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Trooper_D last won the day on September 13

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About Trooper_D

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    Imperial German, Austro-Hungarian and late 19th/early 20th century British armies

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  1. and In such matters, Google is often your friend. This is what it revealed, https://tallinnmuseum.com/2020/07/03/the-unrealized-order-of-the-duchy-of-brunswick/
  2. At the original resolution, I can see why you would think that, Andreas. However, when blown up, I think that it is 1933, which fits in with M. Valot's dates of service, of course.
  3. A variation I wasn't aware of. Thank you, Stuka.
  4. What is the uniform on the right, please, Stuka?
  5. From what I can see from the pdfs linked to above, these books look to be of excellent quality, Stephan. btw the third link is a repeat of the second. Might you be able to put up the correct link to the third book, please?
  6. A surprise. I'd have thought that Heavy Metal would have been right up his street However, long may he remain tone deaf!
  7. Have we addressed the question as to why a blade introduced in 1845 would be on a hilt dating to no later than 1830?
  8. I did consider Sir Arundell Neave but discounted him as I was concerned by the lack of a middle name beginning with M. I think that a better fit would be Arthur Montagu Neave (b.1842 liv. 1891). He was descended from the second son of the 1st baronet; if the 1st baronet was the original grantee of these arms, then being descended from the second son would explain the crescent in the arms for Arthur Montagu Neave. Furthermore, as the attached 1863 Gazette entry shows, he was an ensign in the 36th Foot at one point in his life. This is confirmed by the extract from his 1865 marriage
  9. In theory, all coats of arms are unique with only one person having any one design. The traditional way of looking up coats of arms is to use Papworth's Ordinary of Arms, which is what I have done. The best fit is to the family of Neve of Norfolk (see extract below). The crescent in the top left quarter indicates that the descent is from a second son of the original grantee of arms. Source: https://archive.org/details/alphabeticaldicta02papw/page/655/mode/1up Fairbairn's Crests, however, says that the crest (over the shield) is of Neve of Tenterden, Kent. https://www.myfa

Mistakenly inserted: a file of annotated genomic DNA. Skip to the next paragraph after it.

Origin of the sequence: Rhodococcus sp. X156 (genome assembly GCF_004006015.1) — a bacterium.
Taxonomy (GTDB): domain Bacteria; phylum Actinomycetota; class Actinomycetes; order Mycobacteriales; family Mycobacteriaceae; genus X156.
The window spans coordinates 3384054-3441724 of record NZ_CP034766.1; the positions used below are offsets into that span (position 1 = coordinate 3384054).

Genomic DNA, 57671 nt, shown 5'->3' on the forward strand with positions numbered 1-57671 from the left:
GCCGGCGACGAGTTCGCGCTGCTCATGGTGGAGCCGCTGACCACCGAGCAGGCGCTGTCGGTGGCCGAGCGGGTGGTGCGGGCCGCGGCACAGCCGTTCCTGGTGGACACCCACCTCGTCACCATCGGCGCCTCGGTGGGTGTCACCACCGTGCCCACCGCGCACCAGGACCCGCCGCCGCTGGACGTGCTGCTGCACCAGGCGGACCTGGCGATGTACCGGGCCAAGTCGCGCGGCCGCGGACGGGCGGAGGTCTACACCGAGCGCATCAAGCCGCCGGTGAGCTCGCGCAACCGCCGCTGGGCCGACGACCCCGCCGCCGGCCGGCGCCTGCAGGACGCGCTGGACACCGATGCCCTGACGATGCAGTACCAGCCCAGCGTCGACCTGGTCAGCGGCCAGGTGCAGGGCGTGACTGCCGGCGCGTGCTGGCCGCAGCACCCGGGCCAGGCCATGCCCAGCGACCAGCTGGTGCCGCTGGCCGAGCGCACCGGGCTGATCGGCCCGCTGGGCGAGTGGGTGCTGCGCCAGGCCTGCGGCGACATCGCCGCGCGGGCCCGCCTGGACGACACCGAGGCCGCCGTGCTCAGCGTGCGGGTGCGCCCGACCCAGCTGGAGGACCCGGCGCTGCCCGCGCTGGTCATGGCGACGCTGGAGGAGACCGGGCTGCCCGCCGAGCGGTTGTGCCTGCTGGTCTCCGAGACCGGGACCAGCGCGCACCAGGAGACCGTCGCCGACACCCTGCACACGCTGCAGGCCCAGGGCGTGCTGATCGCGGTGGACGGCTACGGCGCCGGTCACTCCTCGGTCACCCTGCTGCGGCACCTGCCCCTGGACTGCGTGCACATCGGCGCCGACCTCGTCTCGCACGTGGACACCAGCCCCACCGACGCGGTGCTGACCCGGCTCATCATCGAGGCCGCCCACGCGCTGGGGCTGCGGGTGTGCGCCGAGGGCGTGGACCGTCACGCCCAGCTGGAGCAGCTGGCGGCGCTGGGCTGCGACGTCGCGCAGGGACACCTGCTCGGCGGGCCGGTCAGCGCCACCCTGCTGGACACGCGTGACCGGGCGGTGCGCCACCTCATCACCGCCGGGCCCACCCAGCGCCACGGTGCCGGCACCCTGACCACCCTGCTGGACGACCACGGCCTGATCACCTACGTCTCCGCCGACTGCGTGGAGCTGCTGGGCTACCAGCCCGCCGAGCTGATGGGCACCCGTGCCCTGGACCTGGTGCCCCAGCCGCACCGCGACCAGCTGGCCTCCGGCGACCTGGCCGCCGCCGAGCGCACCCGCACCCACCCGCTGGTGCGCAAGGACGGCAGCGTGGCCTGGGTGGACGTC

10. Thank you for posting these side-by-side images, Volovonok. They give a clearer indication of the complications of this issue. It is almost like the blade has been shortened from both ends. Let us hope that your examination of the etching throws more light unto this conundrum.
  11. Is it possible it is a broken blade which has been ground down?
  12. The bidding is all the stranger for the seller saying no more than that the man is wearing an 1850 model busby. It has to be said, of course, that this is careful wording which, while factually correct, allows a naive bidder room to read more into the description than is justified.
  13. The devastation caused by this ghastly explosion is almost beyond belief and is a major blow to an already stricken Lebanon. In this context, and in the light of how close he was, we should be thankful for the survival of your friend, a fellow member of our community, despite injury - and what sounds like a harrowing journey to get help - and the loss of his home. How fortunate that his family wasn't with him at the time. Let us hope that his recovery in body and mind is a speedy one.
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